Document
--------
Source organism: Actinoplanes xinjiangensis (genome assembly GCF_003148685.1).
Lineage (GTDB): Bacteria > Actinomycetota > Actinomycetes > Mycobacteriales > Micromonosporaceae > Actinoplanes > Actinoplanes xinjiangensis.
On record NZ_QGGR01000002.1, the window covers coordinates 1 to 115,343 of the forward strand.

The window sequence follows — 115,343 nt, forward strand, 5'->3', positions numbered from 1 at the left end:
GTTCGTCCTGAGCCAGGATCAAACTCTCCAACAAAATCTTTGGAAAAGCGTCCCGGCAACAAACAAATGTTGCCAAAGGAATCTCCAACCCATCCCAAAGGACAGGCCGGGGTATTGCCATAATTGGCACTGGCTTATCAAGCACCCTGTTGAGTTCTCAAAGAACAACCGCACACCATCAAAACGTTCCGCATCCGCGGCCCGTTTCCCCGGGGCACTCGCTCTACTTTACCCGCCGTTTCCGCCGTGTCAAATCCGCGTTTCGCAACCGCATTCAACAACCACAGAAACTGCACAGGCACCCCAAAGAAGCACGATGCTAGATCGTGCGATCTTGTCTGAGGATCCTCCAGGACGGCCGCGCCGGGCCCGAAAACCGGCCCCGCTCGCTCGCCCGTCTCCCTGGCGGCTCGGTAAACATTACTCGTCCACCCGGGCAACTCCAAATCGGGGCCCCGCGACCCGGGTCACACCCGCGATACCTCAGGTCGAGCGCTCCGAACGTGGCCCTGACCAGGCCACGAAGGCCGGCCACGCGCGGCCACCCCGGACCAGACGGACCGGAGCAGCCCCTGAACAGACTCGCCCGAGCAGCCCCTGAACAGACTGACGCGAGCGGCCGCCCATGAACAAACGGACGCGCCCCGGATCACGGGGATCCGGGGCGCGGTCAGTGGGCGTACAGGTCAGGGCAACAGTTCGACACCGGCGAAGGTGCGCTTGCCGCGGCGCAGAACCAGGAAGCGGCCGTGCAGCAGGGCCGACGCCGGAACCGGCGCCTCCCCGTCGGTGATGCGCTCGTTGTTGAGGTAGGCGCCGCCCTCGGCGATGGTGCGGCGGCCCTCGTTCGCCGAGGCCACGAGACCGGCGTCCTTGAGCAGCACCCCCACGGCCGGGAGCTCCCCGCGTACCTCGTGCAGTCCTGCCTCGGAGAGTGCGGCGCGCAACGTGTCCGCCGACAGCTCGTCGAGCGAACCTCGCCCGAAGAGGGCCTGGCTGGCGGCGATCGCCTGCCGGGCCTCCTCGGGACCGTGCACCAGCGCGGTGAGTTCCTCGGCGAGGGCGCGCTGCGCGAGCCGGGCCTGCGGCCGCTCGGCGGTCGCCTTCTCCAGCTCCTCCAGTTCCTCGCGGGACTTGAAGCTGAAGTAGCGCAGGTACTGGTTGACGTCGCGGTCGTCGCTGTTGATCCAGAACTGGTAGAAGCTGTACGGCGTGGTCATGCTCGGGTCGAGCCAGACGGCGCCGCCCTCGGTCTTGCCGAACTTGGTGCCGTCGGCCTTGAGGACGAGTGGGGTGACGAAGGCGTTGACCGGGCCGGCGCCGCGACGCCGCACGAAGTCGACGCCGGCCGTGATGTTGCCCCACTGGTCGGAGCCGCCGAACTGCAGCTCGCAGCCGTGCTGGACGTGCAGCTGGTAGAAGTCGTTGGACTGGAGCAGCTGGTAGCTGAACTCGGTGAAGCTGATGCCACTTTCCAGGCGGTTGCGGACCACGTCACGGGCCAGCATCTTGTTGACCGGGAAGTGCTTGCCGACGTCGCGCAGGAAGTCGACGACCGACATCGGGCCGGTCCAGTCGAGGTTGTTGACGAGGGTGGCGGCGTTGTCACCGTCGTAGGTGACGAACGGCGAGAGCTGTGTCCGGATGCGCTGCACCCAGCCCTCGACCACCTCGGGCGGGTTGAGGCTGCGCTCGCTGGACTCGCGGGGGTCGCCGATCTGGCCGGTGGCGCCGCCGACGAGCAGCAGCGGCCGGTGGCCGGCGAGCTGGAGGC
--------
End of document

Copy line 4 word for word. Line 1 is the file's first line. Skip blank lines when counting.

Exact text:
The window sequence follows — 115,343 nt, forward strand, 5'->3', positions numbered from 1 at the left end: